Sunday, November 9, 2014

On Writing: Online Community Engines

I've spent a lot of time working around and sharing my art through online art communities, and so I've taken a good look around, and seen what there is to see, some of it good, some of it bad, and some of it ugly.

Small pieces, in terms of word counts and chapters (most notably single-chapter pieces, aka stand-alones) work best on art communities that cater to visual artists.

While pictures may be worth a thousand words, most members on these websites don't have the attention span to read a thousand words. It's difficult getting yourself established as a writer, but once you've managed to dredge up a following, it's important to do everything you can to keep it; better to have a few loyal readers than a large flock who might only glance at the first couple of words before moving on.

For this reason, websites like deviantArt, sheezyArt (currently under construction), and FurAffinity are terrible for most types of writers, even if you are capable of doing the best way of marketing yourself on them: producing many short but catching pieces and posting often.

If you're going to commit to writing a longer piece, stand-alone or many parts, your best bet is to share it somewhere where you know you're going to find people who are willing to read it.

For this reason, longer pieces seem to draw more potential readership on art communities focused specifically on literature. People who browse those galleries are doomed to spend a lot of time reading, so they're more likely to allow you more time to capture their attention.

Websites like Lemonfingers (though mostly dead),, FictionPress, and PaperDemon are ideal.

Most art communities are designed to display individual pieces of art instead of series. However, there are a few out there who cater to segmented passages.

FictionPress and are built on the same engine. While these are terrible for poetry (unless you're writing an epic), they are both excellent for many-chaptered pieces. Protagonize uses a very different engine, but is also excellent for segmented literature.

Most online art communities are dedicated to the one-author-one-art idea. Some collaborating groups choose to create a shared account on these communities to share credit, but these can fail to bring attention back to their separate, independent accounts, forcing them to struggle to build two or more separate audiences instead of one united.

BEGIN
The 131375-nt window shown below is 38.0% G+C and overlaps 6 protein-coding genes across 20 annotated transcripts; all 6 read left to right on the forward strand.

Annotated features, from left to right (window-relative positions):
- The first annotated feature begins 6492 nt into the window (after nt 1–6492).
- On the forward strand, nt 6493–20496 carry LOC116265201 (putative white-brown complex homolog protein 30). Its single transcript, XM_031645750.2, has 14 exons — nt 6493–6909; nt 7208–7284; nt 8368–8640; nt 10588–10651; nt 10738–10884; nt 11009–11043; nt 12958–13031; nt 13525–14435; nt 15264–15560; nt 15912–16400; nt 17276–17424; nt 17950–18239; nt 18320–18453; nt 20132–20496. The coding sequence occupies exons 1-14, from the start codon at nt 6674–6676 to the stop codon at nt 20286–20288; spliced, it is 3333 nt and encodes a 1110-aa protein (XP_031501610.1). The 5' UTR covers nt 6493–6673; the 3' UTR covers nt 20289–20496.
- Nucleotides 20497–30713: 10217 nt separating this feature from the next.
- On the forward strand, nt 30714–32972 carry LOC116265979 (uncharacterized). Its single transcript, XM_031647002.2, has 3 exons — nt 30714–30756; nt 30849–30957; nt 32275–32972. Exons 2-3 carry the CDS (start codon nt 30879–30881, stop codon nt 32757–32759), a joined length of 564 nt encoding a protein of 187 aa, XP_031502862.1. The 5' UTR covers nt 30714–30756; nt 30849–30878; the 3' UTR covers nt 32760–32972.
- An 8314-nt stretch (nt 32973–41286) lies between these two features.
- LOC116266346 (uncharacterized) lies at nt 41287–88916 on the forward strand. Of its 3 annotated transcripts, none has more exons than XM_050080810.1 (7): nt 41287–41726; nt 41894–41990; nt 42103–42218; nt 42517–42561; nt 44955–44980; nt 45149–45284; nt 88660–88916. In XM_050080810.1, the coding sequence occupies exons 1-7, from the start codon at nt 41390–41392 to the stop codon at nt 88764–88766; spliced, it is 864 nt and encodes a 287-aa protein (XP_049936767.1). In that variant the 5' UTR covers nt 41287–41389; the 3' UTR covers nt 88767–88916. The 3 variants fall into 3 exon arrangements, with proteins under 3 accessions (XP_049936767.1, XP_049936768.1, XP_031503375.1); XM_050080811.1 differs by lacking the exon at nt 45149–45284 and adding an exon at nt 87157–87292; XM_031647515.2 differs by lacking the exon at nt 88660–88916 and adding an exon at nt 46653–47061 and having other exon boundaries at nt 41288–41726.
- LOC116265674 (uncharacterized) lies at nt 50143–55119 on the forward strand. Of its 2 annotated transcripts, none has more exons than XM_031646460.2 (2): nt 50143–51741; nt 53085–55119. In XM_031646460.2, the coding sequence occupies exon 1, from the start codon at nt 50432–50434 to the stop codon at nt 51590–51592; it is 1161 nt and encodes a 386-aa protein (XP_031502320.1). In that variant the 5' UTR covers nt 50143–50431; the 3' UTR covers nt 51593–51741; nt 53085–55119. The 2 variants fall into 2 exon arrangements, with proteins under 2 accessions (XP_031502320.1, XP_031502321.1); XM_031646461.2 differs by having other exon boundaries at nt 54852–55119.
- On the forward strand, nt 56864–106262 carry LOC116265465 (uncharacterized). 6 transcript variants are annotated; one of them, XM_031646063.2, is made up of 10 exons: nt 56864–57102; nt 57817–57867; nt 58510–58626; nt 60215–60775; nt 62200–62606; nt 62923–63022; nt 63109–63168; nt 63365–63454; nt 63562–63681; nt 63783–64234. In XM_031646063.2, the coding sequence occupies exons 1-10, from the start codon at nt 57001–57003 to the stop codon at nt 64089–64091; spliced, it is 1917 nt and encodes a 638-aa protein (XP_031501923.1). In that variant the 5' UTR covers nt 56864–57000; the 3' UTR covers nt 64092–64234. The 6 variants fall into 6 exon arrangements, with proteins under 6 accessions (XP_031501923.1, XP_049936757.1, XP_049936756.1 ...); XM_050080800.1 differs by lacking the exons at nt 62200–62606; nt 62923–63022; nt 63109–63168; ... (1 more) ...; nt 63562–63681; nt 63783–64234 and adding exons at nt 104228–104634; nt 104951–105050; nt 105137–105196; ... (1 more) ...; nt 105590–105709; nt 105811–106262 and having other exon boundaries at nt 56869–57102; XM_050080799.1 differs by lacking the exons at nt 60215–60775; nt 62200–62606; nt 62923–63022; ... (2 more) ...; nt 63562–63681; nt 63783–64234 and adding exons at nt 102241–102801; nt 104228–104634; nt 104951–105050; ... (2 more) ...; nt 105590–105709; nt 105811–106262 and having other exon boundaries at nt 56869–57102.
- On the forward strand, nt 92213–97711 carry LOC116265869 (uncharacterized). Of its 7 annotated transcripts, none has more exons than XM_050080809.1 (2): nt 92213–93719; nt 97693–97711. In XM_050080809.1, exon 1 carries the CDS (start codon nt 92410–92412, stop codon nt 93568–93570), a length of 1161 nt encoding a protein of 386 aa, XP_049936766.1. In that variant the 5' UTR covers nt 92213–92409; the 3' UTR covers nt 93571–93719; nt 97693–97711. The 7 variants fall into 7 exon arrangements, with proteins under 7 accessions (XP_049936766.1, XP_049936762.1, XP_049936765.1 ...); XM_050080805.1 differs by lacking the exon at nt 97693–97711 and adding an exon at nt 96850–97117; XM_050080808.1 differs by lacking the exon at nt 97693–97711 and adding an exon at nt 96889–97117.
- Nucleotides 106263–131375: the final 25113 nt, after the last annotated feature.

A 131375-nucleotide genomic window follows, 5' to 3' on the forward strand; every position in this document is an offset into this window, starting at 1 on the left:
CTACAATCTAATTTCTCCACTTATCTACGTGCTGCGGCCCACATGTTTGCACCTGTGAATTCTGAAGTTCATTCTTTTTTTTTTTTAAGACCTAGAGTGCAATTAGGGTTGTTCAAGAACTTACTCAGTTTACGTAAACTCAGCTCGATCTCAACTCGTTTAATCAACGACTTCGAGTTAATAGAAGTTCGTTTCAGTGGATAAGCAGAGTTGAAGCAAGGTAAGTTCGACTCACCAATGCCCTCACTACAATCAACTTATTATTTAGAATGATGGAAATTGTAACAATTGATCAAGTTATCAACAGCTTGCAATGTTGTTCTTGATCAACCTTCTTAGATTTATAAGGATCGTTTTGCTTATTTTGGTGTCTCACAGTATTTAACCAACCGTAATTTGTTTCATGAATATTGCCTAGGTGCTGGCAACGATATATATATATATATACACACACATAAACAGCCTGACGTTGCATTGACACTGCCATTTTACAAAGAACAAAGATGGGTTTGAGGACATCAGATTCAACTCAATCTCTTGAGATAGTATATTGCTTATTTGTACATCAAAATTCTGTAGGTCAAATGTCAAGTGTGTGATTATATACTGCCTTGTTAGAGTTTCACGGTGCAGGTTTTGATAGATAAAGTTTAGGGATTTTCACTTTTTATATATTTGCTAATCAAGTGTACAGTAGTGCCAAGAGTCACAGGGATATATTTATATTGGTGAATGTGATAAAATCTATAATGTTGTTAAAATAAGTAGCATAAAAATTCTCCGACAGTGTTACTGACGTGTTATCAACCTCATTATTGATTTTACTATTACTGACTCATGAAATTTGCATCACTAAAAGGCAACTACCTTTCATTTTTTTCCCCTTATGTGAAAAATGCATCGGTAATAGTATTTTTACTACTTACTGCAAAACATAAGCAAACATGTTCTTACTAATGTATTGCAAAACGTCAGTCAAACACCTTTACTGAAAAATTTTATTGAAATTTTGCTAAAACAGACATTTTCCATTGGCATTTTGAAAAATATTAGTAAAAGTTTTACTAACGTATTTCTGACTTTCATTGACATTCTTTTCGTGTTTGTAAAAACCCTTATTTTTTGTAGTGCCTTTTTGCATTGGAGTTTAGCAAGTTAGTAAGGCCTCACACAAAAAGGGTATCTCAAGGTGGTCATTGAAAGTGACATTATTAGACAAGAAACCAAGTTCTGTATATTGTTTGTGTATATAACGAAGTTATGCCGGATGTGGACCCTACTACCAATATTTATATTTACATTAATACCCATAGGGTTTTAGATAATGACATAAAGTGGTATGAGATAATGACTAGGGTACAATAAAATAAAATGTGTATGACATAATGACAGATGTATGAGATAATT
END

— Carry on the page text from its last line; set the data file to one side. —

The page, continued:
There is, however, one community that I have found that has built their engine specifically for the purpose of allowing collaboration: Protagonize. This not only allows multi-authored pieces, but downright encourages them. Also, additions are not necessarily created by friends: complete strangers are capable of building onto your story as well.

Sometimes, this can destroy the story. Sometimes, it can make it grow all the stronger.

If you're creating literature based off of somebody else's universe, is hands down the place to do it, unless it's furry-based or for one of their "banned universes."

Banned Universes are created when artists specifically go out of their way to request that not allow their users to post creations for their stories. If this is the case, I recommend deviantArt as a first back-up choice, and SheezyArt as the second.

If you're creating furry-based stories, regardless of their length and number of parts, furry-based art communities are the way to go. There is so much negative press around the furry culture that the best way to avoid is it to keep those pieces as much out of generic art communities as possible. FurAffinity, SoFurry and the like will be the places to be.

There are two online literature communities that not only allow, but also encourage explicit content. One is Literotica, for which explicit content is preferred over family-friendly content.

The second is part of PaperDemon, which I mentioned above under "Long." Now, the primary face of PaperDemon is family-friendly content, but if you're over 18, you can choose to have access to the RedCurtain, behind which they hide all of the naughty bits.

Choices, Choices, Choices
If you tend to write mostly one type of literature, I recommend you stick to the community that caters best to your primary area. If you tend to dabble (like I do), I recommend setting up multiple accounts under a common user name across as many communities as you can handle managing, and spreading your creations out as appropriate, and then cross-linking them so people can always easily find more.

You can, of course, find all my accounts to all of these art communities (except for the explicit ones) on my Around the Web page, and if you know any others to recommend for writers, please share them in the comments below.